10 Major Business Blogging Mistakes

Most people with a computer realize that content is the biggest marketing trend since TV commercials. Instead of blatant money-grabbing tactics, companies are creating valuable resources for their audiences. They’re building interest and loyalty with fun and useful images, videos, articles, and more.

Content marketing has been shown to increase awareness and sales, and it usually dramatically improves a brand’s equity. However, if no one is looking at the content you produce, you might as well be a tree in a forest for all the sound you’re making.

Though blogs seem incredibly permissive, your blog’s readers aren’t. There are a handful of strict rules content producers must follow to attract attention and develop fidelity from their audience.

Here are 10 common blogging mistakes you might be making:

1. Writing Poorly

Sure, Standard English grammar is becoming more flexible and inclusive, so you don’t need to know all those complex comma rules like the back of your hand. However, your blog’s success relies on your readers being able to comprehend what you write, and if your grammar is so poor that communication is impossible, most readers will turn and run.

2. Writing for Yourself

When the Internet was young, blogs were commonly online diaries for people to unleash their inner thoughts and feelings. Fortunately, very few of those blogs ever got popular, and today, blogs must provide readers valuable information, or they won’t show up. You should consider your target audience’s interests and desires with every new post.

3. Being Too Broad

You want the biggest audience possible, which means you should cover as many topics as possible to attract more people, right? Actually, because the Internet is so big, covering a wide range of topics can make your blog harder to find. Worse, the audience you do attract could be confused by your broad scope and leave before developing loyalty. Instead, you should carve out a niche with a handful of topics and stick to them.

4. Being Inconsistent

All humans — not just blog-reading humans — love routine, which means they want to know exactly when they can expect new content. Thus, you cannot limit yourself to writing when you feel like it. Your blog should have a strict, regular publishing schedule that your readers can follow. It doesn’t matter whether it is once per day or once per week, as long as your readers know exactly when to visit your site for updates.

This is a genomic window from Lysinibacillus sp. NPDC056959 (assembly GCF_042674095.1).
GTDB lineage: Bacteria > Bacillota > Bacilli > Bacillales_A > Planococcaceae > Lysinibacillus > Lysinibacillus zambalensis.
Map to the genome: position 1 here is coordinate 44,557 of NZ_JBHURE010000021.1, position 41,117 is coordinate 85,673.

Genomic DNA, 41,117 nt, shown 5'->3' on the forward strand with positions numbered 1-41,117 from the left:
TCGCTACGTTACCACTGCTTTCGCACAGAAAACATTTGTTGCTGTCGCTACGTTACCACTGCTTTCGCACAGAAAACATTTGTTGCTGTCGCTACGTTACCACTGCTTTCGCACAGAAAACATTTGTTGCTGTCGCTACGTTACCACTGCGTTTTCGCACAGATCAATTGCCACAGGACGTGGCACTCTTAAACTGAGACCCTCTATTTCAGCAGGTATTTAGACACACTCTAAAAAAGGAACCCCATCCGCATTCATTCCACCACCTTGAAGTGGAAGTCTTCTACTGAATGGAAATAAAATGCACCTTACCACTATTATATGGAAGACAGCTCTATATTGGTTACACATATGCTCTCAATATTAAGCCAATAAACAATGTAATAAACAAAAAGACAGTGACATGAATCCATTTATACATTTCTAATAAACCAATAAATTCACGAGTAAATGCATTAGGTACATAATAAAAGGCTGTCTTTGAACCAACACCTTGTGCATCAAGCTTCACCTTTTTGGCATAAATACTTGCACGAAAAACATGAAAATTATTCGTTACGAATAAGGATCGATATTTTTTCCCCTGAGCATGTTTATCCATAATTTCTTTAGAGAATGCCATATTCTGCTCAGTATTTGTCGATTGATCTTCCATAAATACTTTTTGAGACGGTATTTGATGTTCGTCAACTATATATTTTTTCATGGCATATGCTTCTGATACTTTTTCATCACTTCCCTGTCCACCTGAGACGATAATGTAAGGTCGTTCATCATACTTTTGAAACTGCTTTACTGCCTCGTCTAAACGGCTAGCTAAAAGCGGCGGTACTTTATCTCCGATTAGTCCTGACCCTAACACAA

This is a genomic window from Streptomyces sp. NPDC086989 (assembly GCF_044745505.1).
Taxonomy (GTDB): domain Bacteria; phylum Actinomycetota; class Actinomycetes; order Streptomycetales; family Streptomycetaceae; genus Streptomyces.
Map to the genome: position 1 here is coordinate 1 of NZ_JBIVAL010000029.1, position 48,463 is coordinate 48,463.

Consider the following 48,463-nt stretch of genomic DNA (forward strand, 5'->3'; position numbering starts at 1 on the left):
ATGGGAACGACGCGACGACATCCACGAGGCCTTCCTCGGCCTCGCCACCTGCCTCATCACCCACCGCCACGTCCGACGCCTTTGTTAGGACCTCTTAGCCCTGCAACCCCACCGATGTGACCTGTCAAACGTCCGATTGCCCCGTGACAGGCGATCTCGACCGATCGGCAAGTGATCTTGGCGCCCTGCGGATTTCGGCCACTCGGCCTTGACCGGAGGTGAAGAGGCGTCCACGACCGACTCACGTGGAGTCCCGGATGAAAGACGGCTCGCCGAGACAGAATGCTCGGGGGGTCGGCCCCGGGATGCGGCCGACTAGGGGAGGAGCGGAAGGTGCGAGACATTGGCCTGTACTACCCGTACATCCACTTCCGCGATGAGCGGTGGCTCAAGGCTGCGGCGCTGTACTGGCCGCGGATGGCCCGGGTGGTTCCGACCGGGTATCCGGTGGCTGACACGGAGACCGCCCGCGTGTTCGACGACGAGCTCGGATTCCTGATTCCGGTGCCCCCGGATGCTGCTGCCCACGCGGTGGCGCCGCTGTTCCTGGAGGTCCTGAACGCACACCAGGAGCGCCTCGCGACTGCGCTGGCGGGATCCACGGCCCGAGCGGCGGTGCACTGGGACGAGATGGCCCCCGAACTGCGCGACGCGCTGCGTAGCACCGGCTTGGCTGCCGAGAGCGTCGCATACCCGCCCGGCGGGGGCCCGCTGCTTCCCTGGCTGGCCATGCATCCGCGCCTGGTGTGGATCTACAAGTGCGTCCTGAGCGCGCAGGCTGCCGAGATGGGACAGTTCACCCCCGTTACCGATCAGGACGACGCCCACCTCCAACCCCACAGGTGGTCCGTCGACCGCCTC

5. Forgetting Keywords & SEO

Unfortunately, popular blogs don’t make it on merit alone. Usually, successful bloggers know exactly how the Internet works, and they include pertinent keywords in their posts and optimize search engine results to pull in more readers.

However, SEO strategies are becoming ever-more complex as search engines try to filter out useless content. With just a little help, you can get traffic to your website with the most up-to-date tactics.

6. Going It Alone

No blogger is alone on their own island. Eventually, you will run out of story ideas, and you will need help from fellow bloggers to keep up the quality and quantity of posts on your blog. Mercifully, the blogging community is massive and benevolent, and you can undoubtedly find some allies to fil gaps in your schedule and add new flavor to your current content.

7. Selling, Selling, Selling

A blog is a useful tool to help a business build a web presence, and many bloggers enjoy financial help from affiliate companies, but just because you are trying to make money with your blog doesn’t mean every post should try to sell something. Consumers are bombarded with advertising material as often as 3,000 times per day, and any obvious salesmanship on your blog will alienate readers.

8. Failing to Engage

Your job isn’t done when you hit “publish.” Unlike television and print, the Internet goes both ways, which means your readers will want to interact with the writers of their favorite blogs. You must be available to contact through social media, email or your blog’s comments section. This builds relationships with readers and earns their loyalty.

9. Failing to Promote

You’ll never have the opportunity to engage if your content is never found and read by your target audience. Don’t schedule a single social media post and consider that to be effective content promotion, either. Schedule your content to be shared at different hours of the day on different days of the week across multiple platforms—including, at a minimum, social media, and email.

10. Failing to Commit

The most egregious blogging mistake of all is refusing to recognize that your blog will take dedication and perseverance. You won’t have any readers the first day your blog is live, and you might not even have readers after six months of steady publishing. However, with time and energy, you may be able to garner a large, faithful audience — and that is what blogging is about.